Over the next five years, entrepreneurs and small business owners will need to pay more in tax. Tax experts speculate that these changes to the dividend taxation system may push small business owners to jump the gun and sell up before the new legislation falls into place.
At this point, small business owners are faced with a quandary. As top rate tax payers, they can either continue to grow their business and pay themselves dividend income at a 30.6% tax rate, or sell their business and be liable to pay capital gains tax at a rate of 28%.
In weighing up the pros and cons, small business owners should look to the future in making an informed decision. As of next year, the top rate of tax on dividend income will increase to 38%, whereas capital gains tax will remain steady at 28%.
|20% taxpayers||40% taxpayers||45% taxpayers|
|Current dividend tax rate||0%||25%||30.56%|
|Post April 2016 rate (after £5,000 allowance)||7.5%||32.5%||38.1%|
With this new reform, we expect that many private company owners will be faced with a tough decision of whether to sell before the changes are implemented.
Many investors will find themselves in a similar predicament as the new rules dictate that only the first £5,000 a year of dividend income will be exempt from tax. For any amount above this threshold, basic-rate taxpayers will pay 7.5%, while higher-rate taxpayers will pay 32.5% tax. And if you happen to pay the additional rate of 45%, you will be subject to 38.1% tax.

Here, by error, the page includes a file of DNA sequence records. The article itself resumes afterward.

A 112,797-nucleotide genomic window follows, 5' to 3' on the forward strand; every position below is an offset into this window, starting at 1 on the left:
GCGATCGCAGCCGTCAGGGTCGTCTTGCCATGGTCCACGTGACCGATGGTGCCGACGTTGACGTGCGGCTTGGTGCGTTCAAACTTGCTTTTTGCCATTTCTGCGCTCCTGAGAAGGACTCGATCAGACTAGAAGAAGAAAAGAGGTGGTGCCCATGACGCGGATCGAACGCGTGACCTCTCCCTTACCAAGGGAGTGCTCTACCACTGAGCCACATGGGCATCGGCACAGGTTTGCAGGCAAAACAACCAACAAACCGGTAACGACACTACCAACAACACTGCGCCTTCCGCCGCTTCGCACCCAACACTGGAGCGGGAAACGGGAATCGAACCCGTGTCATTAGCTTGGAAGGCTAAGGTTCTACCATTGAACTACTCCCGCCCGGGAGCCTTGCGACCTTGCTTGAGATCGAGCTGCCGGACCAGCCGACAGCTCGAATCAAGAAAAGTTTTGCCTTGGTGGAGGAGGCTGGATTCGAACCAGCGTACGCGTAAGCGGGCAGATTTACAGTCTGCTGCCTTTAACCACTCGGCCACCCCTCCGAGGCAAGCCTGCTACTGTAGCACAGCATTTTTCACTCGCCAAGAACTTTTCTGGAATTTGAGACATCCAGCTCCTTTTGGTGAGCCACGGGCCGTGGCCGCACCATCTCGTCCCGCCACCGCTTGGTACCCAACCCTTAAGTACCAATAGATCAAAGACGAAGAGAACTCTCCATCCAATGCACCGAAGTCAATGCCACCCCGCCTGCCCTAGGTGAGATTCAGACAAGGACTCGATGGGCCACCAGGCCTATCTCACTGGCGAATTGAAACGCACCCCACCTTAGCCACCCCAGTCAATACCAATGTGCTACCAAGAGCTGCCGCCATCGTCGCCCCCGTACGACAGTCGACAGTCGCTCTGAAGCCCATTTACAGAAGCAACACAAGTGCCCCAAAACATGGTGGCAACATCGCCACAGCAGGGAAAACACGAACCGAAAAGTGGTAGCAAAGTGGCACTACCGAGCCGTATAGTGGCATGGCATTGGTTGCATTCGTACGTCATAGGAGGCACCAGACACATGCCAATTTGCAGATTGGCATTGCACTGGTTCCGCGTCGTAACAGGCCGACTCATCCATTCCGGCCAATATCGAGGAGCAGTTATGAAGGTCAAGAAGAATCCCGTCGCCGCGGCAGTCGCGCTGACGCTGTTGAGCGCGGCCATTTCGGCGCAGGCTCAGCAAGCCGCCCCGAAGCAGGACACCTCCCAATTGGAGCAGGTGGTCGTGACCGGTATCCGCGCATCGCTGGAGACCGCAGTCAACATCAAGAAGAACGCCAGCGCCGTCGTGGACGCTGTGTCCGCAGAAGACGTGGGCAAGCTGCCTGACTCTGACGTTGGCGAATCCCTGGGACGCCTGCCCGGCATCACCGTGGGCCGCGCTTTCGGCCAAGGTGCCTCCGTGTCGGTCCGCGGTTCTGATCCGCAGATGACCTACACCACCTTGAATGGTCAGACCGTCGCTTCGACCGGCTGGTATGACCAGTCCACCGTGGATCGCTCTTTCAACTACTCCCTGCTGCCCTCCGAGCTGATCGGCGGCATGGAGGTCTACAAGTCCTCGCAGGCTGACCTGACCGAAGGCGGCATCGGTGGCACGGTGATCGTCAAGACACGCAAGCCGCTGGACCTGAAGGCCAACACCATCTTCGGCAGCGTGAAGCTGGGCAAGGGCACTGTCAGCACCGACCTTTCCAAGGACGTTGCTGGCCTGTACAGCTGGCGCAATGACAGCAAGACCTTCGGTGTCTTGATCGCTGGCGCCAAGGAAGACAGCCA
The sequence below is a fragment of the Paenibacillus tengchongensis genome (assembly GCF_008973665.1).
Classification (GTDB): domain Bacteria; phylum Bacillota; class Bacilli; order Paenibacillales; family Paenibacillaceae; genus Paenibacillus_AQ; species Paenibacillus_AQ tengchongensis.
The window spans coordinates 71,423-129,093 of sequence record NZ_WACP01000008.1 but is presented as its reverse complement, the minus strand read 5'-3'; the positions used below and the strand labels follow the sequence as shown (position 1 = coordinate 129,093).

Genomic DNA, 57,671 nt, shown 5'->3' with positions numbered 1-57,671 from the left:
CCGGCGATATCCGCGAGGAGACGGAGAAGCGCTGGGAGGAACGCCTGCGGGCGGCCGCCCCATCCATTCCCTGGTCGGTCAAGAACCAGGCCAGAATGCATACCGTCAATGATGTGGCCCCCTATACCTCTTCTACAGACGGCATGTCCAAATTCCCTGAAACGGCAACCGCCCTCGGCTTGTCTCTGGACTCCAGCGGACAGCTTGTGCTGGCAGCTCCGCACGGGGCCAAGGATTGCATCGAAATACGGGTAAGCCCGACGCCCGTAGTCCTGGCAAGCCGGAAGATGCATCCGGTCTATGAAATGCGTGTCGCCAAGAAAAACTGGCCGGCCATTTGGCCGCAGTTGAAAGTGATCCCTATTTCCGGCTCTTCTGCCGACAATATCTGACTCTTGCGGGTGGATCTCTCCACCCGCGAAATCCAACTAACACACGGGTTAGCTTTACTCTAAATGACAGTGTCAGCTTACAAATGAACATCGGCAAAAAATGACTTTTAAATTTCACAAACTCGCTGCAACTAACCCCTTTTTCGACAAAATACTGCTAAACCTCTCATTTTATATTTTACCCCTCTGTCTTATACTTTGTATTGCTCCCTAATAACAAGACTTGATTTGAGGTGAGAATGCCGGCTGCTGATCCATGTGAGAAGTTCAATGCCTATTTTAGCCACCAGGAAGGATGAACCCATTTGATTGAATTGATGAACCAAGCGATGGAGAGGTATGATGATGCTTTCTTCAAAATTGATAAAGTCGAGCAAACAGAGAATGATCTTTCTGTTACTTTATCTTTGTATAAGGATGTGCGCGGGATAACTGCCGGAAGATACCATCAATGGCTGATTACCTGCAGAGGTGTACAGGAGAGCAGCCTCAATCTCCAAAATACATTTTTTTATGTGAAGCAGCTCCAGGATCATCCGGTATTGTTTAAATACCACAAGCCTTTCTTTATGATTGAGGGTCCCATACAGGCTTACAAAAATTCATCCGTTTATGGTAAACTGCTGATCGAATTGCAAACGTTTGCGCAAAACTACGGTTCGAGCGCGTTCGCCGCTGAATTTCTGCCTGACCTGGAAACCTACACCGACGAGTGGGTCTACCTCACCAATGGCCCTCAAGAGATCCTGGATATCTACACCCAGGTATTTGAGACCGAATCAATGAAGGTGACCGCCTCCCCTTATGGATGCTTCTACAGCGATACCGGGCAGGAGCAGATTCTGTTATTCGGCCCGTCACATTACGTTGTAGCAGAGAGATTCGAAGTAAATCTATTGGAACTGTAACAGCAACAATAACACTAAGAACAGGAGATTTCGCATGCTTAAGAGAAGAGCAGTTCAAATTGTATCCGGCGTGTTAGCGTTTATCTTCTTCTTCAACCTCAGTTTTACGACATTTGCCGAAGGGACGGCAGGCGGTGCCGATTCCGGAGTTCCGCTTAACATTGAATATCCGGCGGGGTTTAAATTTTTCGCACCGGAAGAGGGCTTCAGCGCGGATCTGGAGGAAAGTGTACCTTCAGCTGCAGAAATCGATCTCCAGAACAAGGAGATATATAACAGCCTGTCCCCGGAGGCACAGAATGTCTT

According to the Treasury, the motivation behind these changes is to ensure that ordinary investors with smaller portfolios and modest dividend income will not experience any change in their tax liability. In fact, in some cases, they will pay less tax. In addition, as of April 2016, individuals will be in line to receive up to £17,000 income per year tax-free. This is made possible by combining the personal allowance increases with the new personal savings allowance (essentially this allows tax-free interest payments on savings accounts). Also, when a business owner is selling up in the UK, they might be able to claim entrepreneurs relief and pay only 10%.
So while these changes will increase top-rate taxpayers’ contributions by at least 7.5%, around 1 million individuals will benefit by receiving an effective £5,000 in tax-free allowance dividends. It’s up for debate as to whether the new regulations will in fact encourage saving, or result in the opposite as many high-income investors become discouraged from saving.
Watch this space to find out more…